Management also notes that the trend towards passive investment strategies is on the rise in SA.

“Sygnia is well positioned to take advantage of a growing scepticism among investors about the more expensive alternative of active management, especially in a low-return environment,” says Hufton in his commentary to the results.

“Thematic investing is also gaining in popularity, and our niche funds continue to enjoy good inflows.”

Market conditions

It is worthwhile taking note of the experts’ views of investment markets.

Sygnia believes that while 2020 has seen a remarkable recovery in markets from the Covid-19-induced recession, it has also brought with it the shadow of rising inflation for the first time since the global financial crisis of 2008.

“This fear of rising prices has also led to the realisation that central banks around the globe will need to normalise monetary policy and end the great liquidity experiment, which has greatly benefited markets like South Africa,” it notes.

“The rand has strengthened close to 10% over the past year, but as a nation we still have a large fiscal imbalance to contend with. Positive terms of trade, notably from high commodity prices, also provided tailwinds for the local currency, but supply chain bottlenecks and the energy crisis will soon turn these to headwinds, and the fiscus will have to be very disciplined to avoid a debt trap.

“Within our managed portfolios, we are still positioned for a low-growth, low-return environment framework, with the world experiencing financial repression as the role of governments and central banks intensifies,” according to Sygnia.


The team at Sygnia also made interesting remarks about China.

The Chinese government is aggressively pursuing its policy of “common prosperity”, which turned a spotlight on the unchecked growth of its many global technology companies.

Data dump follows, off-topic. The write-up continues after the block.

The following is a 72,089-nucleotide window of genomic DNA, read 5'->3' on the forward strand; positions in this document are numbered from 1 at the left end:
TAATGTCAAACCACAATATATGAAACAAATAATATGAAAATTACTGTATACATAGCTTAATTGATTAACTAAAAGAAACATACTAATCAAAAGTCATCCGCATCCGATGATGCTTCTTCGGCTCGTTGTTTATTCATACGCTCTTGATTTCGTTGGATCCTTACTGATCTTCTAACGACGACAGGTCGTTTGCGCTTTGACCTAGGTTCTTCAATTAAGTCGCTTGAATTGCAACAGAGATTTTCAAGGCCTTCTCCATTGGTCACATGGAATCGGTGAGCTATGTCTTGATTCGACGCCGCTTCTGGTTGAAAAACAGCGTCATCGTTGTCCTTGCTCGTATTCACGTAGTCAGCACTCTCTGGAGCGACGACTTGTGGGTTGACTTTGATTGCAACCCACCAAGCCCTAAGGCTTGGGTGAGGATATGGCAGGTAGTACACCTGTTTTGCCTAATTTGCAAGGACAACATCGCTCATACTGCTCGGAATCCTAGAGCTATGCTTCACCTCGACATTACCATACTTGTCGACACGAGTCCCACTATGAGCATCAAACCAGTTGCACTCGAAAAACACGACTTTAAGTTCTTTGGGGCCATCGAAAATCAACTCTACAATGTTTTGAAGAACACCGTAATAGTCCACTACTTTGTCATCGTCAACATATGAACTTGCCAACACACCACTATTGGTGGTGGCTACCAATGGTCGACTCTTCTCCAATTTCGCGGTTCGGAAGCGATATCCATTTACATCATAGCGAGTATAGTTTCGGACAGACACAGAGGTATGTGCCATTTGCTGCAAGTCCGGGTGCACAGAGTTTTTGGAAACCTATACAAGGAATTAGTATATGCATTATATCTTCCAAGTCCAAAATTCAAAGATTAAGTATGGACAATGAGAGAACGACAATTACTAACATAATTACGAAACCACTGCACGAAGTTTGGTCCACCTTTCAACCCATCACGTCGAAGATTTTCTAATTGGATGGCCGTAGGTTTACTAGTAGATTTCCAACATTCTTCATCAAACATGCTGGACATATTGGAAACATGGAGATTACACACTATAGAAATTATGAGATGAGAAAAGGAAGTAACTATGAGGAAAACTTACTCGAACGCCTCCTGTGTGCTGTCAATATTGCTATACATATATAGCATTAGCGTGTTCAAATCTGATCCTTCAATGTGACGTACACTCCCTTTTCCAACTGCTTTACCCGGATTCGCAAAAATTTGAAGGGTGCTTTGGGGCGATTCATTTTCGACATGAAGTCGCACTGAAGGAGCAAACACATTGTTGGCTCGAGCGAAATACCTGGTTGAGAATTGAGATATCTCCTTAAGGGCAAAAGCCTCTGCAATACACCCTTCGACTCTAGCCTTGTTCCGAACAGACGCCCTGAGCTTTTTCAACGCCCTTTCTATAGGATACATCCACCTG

“This had a knock-on effect domestically with the Naspers/Prosus group being particularly hard hit due to their large holding in Chinese internet giant Tencent, which remains on the right side of government policy and a recovery is likely for this stock,” says management.

“We anticipate that China, and the global economy, will be affected by three issues in the coming years. Firstly, despite widespread fears of increased government oversight, the Chinese government is not intent on outright crippling their technology companies and their top regulators have reassured investors that stricter rules are not aimed at stifling the private sector.

“Secondly, while the default of property development company Evergrande has raised concerns over the scope of China’s housing slowdown and how sustained the broader contagion will be, it is expected that Beijing will continue to balance common prosperity with economic stability. Although it is likely that Evergrande shareholders and bondholders will be sacrificed, the real estate sector and the Chinese economy will survive.

“Thirdly, China’s monetary policy is becoming more stimulative with the People’s Bank of China cutting bank reserve requirements in July. In September, the State Council announced an additional RMB 300 billion in credit support for small and mid-sized enterprises,” notes Sygnia.


Like most shares, Sygnia recovered sharply from its low of R7.50 during the JSE’s Covid-19 infection in March 2020.

Shareholders seemed happy with the results on Tuesday and the share, although still below its recent high of R21, added 80 cents to close at R18.